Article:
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From my work on hyperelliptic equations I found how to get infinitely many solutions of the equation $a^4+b^4+c^2=d^4$. I call these solutions harmonic: $$\begin{array}{rcccccl} 1^4 &+& 2^4 &+& 8^2 &=& 3^4\\ 2^4 &+& 3^4 &+& 48^2 &=& 7^4\\ 3^4 &+& 4^4 &+& 168^2 &=& 13^4\\ 4^4 &+& 5^4 &+& 440^2 &=& 21^4 \end{array}$$ and so on. All numbers natural.

Does anyone know if there are infinite non harmonic solutions of this equation?

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    $\begingroup$ What is it that makes them "harmonic"? The fact that $c=d^2-1$? $\endgroup$ – Arturo Magidin Jul 7 '12 at 19:26
  • $\begingroup$ @Arturo Magidin, We set a=y^2, b=(y+1)^2, c=(y^2+y+2)y(y+1), d=(y^2+y+1)^2. $\endgroup$ – Vassilis Parassidis Jul 7 '12 at 19:43
  • $\begingroup$ @VassilisParassidis I think you should the general form of the harmonic solution to your question. I thought you were asking if there were infinite solutions to the original equation. $\endgroup$ – user17762 Jul 7 '12 at 19:47
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    $\begingroup$ A quick search using gp/pari seems to show lots of solutions not in your list of "harmonic" ones, so I would expect there to be an infinite number of non-harmonic solutions. $\endgroup$ – Old John Jul 7 '12 at 19:59
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EDIT

There seems to be a lot of non-harmonic solutions.

Here are couple of one parameter family of non-harmonic solutions.


$b = a(a-1)$, $d = a^2 - a + 1$ and $c = (a-1)(2a^2 - a +1)$ which relies on the identity $$a^4 + \left( a(a-1)\right)^4 + \left((a-1)(2a^2-a+1) \right)^2 = (a^2 - a + 1)^2$$ You could scale these up appropriately i.e. $$\left(ka,ka(a-1),k^2(a-1)(2a^2 - a + 1),k \left(a^2-a+1 \right) \right),$$ to get other solutions.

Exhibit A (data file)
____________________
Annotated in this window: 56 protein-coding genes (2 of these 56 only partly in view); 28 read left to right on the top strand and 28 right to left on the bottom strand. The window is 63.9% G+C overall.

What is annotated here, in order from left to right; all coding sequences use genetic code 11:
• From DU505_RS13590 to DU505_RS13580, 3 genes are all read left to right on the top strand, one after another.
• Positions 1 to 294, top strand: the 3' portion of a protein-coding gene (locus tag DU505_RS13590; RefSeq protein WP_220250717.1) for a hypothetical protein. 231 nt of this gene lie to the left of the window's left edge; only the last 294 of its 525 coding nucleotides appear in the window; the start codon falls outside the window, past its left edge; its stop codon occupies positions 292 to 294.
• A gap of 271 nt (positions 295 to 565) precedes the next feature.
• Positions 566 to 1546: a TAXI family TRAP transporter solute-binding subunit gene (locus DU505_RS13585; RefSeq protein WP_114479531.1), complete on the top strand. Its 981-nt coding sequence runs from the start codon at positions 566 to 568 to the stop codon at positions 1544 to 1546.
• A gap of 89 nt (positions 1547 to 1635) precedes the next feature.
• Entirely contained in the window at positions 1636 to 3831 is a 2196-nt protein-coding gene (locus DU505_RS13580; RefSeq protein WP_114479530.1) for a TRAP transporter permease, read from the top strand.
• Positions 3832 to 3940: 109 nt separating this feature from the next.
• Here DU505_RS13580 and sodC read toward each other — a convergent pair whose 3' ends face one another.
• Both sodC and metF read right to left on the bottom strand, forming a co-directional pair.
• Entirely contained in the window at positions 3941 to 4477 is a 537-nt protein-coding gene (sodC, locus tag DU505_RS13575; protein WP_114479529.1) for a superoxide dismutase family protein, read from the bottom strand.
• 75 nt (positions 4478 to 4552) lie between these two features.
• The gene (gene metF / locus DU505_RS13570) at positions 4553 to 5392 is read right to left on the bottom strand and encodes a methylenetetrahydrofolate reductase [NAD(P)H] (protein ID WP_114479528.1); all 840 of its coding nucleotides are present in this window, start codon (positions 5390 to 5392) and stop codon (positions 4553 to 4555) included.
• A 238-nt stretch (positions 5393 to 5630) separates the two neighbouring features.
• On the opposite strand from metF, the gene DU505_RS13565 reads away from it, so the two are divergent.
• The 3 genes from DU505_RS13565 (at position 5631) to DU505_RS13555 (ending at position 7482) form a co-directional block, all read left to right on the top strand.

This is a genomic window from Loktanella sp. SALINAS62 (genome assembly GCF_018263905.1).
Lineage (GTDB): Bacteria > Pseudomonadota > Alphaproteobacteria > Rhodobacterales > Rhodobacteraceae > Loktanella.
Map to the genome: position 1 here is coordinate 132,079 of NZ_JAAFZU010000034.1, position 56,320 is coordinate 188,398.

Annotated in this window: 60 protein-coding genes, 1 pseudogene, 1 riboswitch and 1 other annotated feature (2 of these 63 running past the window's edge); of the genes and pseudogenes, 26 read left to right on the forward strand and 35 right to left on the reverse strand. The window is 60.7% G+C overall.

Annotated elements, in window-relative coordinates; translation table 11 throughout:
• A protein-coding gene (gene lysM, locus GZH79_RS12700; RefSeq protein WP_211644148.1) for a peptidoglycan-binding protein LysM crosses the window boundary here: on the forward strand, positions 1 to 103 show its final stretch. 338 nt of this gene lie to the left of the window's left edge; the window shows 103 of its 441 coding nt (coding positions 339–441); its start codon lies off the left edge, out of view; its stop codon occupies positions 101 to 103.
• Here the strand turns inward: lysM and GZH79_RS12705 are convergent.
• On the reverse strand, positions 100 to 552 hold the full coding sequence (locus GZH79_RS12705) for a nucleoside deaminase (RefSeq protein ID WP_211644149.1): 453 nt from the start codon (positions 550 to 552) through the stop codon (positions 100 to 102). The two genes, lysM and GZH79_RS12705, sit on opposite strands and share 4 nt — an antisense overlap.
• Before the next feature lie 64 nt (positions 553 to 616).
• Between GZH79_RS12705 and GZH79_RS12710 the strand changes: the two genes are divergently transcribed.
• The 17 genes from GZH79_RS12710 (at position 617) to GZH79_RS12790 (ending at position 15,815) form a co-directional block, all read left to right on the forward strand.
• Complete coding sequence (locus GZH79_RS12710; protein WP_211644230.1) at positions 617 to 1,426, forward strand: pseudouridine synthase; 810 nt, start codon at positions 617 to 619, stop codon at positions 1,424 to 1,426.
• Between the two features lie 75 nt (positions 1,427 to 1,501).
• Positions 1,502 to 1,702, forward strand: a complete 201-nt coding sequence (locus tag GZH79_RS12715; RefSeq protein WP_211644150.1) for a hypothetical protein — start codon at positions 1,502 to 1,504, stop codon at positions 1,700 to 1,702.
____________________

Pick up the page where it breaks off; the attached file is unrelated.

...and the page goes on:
$b = a(a+1), d = a^2 + a + 1$ and $c = (a+1)(2a^2+a+1)$ which relies on the identity $$a^4 + \left( a(a+1)\right)^4 + \left((a+1)(2a^2+a+1) \right)^2 = (a^2 + a + 1)^2$$ You could again scale these up appropriately i.e. $$\left(ka,ka(a+1),k^2(a+1)(2a^2 + a + 1),k \left(a^2+a+1 \right) \right),$$ to get other solutions.


You could also take your harmonic solution $(a,a+1,a(a+1)(a^2 + a + 2),a^2+a+1)$ and scale appropriately, i.e. $$\left(ka,k(a+1),k^2a(a+1)(a^2 + a + 2),k \left(a^2+a+1 \right) \right),$$ to get other solutions.


Yes. Below is a one parameter family of infinite solutions.

$b = a+1$, $d = a^2+a+1$, $c = (a^2+a+1)^2-1$.

$$b^4 = (a+1)^4 = a^4 + 4a^3 + 6a^2 + 4a + 1$$

$$d^4 = (a^2 + a +1)^4 = 1+4 a+10 a^2+16 a^3+19 a^4+16 a^5+10 a^6+4 a^7+a^8$$

Hence, \begin{align} d^4 - b^4 - a^4 & = 4 a^2+12 a^3+17 a^4+16 a^5+10 a^6+4 a^7+a^8\\ & = a^2 \left(4 +12 a+17 a^2+16 a^3+10 a^4+4 a^5+a^6 \right)\\ & = a^2 (a+1)^2 (a^2 + a + 2)^2 \end{align} Hence, choose $c = a(a+1)(a^2+a+2) = (a^2 + a + 1 -1)(a^2 + a + 1 +1) = \left( \left(a^2 + a + 1 \right)^2 -1 \right)$

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  • $\begingroup$ @user17762.From the formulas you propose we obtain two nontrivial solutions of the equation $d^4=b^4+c^4+f^2$ for every value of $a=2$ or $a>2$, when all numbers positive integers. eg. We obtain two solutions when $a=2$: $7^4=3^4+2^4+48^2$, $7^4=6^4+2^4+33^2$, but we do not get the solution $7^4=6^4+3^4+32^2$. $\endgroup$ – Vassilis Parassidis Feb 9 '14 at 0:22

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